Archive for September 2012

XS650: 650 Central 145mm Long Rod Kit   Leave a comment

650 Central also have a 145mm long rod kit.  JCEN11-1000. Not yet listed either.

$800 for rods and pistons. In stock.

Will later be offering a kit with sleeves or fitted to a ‘big-fin’ cylinder.

Wossner pistons for long rod kit

Wossner piston

Wossner piston

long rod kit

Mike “Mercury” Morse writes further …

Piston/ ring/wrist pin package is 11 grams lighter than a stock 650. They are sized at 79.99mm, to allow for potential honing of existing cylinders. Reduced headland for more power and better emissions, allowed by a truly complimentary squish band. (A true 10.5:1 is achieved)( to be verified). Modern ring package has 1mm top and 1.2mm 2nd ring, with a 2mm 3 piece oil ring. Connecting rod is 145mm c-c, achieving a 1.96:1 rod/stroke ratio, moving the torque peak up in the power band, smoothing the short rod’s explosive midrange, increasing traction and peak power. Small end is bushed with premium C630 aluminum bronze and has 10% more area. Big end bearing has 3.5mm rollers for less skating at high speed.

650 Central … Mike “Mercury” Morse …

“To race is to live—all the rest is just waiting”

Note: … 3 standard types of XS650 motors

  • 256 … 136mm rods … XS1-TX650
  • 447 … 130mm rods … TX650A on non-european models
  • 533 … 140mm rods … XS650B on european models

256 – 447 – 533 rods … from skull


Posted September 26, 2012 by xscafe in Motor - Crank

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XS650: 650 Central Sump Extensions   Leave a comment

650 Central has started producing a sump extension kit. MCEN40-2750. You wont find it listed yet.  A serious performance modification. 2 3/4″ deep (69.85mm).
Lowers the oil level freeing up the flywheels and clutch basket. Less flywheel drag implies better dyno numbers and lower oil temps.

Kit price … $135.

  • extension-(cast for better heat dissipation),
  • SS bolts
  • 2 gaskets

oil sump kit

Hattip Alvin.

650 Central … Mike “Mercury” Morse …

“To race is to live—all the rest is just waiting”

Posted September 26, 2012 by xscafe in Motor - Cases, Motor - Oil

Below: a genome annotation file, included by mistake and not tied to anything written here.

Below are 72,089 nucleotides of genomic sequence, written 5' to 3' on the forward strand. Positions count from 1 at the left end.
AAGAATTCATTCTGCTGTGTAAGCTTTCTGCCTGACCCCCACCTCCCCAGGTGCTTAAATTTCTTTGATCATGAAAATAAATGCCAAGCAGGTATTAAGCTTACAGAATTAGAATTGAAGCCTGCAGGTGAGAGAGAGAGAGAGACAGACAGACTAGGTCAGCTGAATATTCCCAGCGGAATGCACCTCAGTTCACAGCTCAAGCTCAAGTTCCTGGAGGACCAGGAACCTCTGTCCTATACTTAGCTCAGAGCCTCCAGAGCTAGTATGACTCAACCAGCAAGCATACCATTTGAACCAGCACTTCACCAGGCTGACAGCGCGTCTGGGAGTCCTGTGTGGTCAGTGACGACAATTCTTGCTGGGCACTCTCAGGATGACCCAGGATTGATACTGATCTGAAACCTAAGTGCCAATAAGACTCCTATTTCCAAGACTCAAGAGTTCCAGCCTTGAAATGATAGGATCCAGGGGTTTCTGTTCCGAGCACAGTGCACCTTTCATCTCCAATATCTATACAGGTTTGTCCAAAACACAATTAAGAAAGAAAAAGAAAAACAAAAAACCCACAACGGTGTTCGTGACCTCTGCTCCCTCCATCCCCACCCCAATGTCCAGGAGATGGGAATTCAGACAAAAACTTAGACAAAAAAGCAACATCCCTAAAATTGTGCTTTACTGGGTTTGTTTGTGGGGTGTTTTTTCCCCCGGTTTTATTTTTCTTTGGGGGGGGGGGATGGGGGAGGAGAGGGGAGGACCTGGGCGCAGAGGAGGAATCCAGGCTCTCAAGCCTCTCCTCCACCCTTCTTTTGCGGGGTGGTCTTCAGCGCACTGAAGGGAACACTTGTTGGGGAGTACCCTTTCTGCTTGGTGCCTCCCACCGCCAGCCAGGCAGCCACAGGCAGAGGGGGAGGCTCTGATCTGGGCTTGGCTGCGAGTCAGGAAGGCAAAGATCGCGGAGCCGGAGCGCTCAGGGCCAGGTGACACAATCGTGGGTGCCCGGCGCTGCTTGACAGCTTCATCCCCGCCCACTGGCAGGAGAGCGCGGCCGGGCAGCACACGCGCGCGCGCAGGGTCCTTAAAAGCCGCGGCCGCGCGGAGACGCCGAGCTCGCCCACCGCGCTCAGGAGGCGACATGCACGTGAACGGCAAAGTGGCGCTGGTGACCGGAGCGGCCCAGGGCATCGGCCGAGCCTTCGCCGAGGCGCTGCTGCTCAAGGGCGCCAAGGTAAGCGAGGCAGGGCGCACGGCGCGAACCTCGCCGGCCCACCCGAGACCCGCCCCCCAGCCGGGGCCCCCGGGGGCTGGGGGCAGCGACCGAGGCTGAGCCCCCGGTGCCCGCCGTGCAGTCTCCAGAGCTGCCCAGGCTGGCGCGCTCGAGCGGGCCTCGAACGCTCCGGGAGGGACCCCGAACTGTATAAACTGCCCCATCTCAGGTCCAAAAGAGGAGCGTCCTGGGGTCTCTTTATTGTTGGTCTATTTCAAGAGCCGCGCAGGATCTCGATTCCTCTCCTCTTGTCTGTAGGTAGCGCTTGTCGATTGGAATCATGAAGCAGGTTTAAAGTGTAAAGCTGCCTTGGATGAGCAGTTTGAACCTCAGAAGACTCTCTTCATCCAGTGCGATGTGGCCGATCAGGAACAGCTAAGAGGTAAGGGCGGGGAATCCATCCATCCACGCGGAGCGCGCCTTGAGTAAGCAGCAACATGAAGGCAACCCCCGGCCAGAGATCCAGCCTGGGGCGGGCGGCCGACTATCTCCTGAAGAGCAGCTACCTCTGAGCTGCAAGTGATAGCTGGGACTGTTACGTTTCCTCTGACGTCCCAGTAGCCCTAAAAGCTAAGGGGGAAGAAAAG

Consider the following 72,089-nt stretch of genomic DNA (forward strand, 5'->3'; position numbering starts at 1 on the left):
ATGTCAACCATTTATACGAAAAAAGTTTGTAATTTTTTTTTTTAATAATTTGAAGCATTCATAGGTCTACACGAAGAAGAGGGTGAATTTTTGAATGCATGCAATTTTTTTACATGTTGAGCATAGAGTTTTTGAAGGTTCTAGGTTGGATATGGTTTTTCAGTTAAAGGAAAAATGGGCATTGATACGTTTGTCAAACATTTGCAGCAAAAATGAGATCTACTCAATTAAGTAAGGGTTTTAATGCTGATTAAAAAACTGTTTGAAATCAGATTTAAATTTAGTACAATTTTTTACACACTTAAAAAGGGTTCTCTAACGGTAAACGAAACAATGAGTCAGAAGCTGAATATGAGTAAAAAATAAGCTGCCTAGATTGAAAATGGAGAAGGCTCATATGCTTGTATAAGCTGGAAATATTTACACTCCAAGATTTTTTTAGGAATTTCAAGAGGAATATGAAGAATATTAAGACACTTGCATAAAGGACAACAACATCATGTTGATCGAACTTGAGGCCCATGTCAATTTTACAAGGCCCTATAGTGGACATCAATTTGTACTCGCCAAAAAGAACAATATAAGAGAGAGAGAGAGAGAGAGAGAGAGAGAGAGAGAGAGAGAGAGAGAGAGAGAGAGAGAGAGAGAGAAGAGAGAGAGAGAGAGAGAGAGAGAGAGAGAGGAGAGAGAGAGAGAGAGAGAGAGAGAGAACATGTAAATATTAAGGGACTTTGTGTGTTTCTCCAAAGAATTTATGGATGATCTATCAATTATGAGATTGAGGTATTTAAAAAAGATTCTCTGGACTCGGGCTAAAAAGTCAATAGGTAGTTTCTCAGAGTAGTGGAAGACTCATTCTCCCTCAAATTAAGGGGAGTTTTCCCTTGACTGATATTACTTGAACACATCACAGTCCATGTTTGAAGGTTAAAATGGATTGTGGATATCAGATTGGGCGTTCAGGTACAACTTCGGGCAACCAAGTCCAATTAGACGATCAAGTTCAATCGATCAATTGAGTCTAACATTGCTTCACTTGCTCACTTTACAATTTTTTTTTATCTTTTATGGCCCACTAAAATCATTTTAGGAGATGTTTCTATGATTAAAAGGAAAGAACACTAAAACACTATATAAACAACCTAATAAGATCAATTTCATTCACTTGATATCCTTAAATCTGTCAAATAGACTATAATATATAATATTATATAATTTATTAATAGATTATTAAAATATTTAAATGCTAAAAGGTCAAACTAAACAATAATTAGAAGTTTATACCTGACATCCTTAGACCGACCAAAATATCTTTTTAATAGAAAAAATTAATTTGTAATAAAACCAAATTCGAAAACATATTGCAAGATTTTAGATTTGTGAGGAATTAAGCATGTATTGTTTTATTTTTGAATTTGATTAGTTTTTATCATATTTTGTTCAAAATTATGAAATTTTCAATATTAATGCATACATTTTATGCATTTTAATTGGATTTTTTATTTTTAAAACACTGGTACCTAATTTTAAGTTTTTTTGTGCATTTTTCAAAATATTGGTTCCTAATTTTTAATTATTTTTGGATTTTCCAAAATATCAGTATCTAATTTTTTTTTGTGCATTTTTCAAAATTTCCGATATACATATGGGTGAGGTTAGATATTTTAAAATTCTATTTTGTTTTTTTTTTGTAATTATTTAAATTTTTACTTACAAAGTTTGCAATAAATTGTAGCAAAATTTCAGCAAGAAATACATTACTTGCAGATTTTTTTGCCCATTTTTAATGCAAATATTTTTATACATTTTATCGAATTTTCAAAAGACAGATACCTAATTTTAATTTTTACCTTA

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XS650: SR500, Velorex Sidecar   1 comment

Once upon a time I had this nice little SR500.

my 48T SR500


I got it into my head to build a sidecar – to take my son to school. Started collecting bits. And ideas. (I did consider using the XS650. Decided against it as the SR and the Velorex match pretty well. Both light and manouverable.)


making a start … leading link forks, box section swingarm and front disc brake … ended up reworking the forks – added an extra 1cm castor (nachlauf)


Got hold of a Velorex 562 sidecar. How to connect? Collected a lot of ideas.

  • Original Velorex frame clamps. Too much point load on the frame. And they work loose.
  • Mount points welded directly to frame. Weakens frame. Point loading.
  • Subframe. Bolts directly to frame. Sidecar mounted to subframe. Load distributed. Solid.

Sounded good to me. What about TÜV (MOT) certification? Could make my own subframe but I’m not a ticketed welder. Visited my local friendly greycoat (TÜVler). Fixed his brown-eye on me and shat on my ideas. Some people simply have no imagination. No sense of adventure.

Found a list of Gespannbauers (sidecar builders). Rang around. Karl Schmid from Mickhausen near Augsburg was the most approachable, and fitted into my time frame. So, off I went. Beginning of September. Said he would try to have it ready by the end of the month. OK by me. Spent the next week constructing at Automechanika – Automobile industry Trade Fair. Stand handover Monday. Home late. Phone rings 08.00 Tuesday morning “TÜV is on Friday. You can pick it up then.” Hang-on? It’s not even midmonth! I’m not ready! Cant believe it’s early. Kool!!

Commitments, illness, work, rugby meant I wasn’t able to get down there for a week. Got a train ticket, €39 to Schwabmünchen. Left Frankfurt at 05.30. 20 minutes late. By Stuttgart the train was getting pretty full. Ah, yes, 1st day of Oktoberfest. God I love girls in Dirndls. Nothing quite like it. Eye candy.

Was picked-up at the station. Sweet.


finally there


half workshop half house … nice


Smells just like a metal workshop should.

Karl Schmid: Gespannbauer


there she is … waiting


Took my time getting home. 650km. The first 3 hours in driving rain. Forgot to switch back from reserve and ran out of gas in the middle of nowhere. Great way to meet friendly strangers. Took the sideroads. No map. Using the sun position – when I could see it. And geography. Had a great day. Perfect way to meet my new toy. Glad I took 3 pairs of riding gloves. Meant dry warm hands. Mostly. Uses more gas, be careful cornering, no need to put your foot down when stopped.


front on


rhs … the boat is sitting on the original frame podests … it is possible to rework these and lower the body 30-40 mm … lower centre of gravity … adding an MZ torsion bar (bike swingarm to sidecar swingarm) helps handling too


you can see the body mount podests on this frame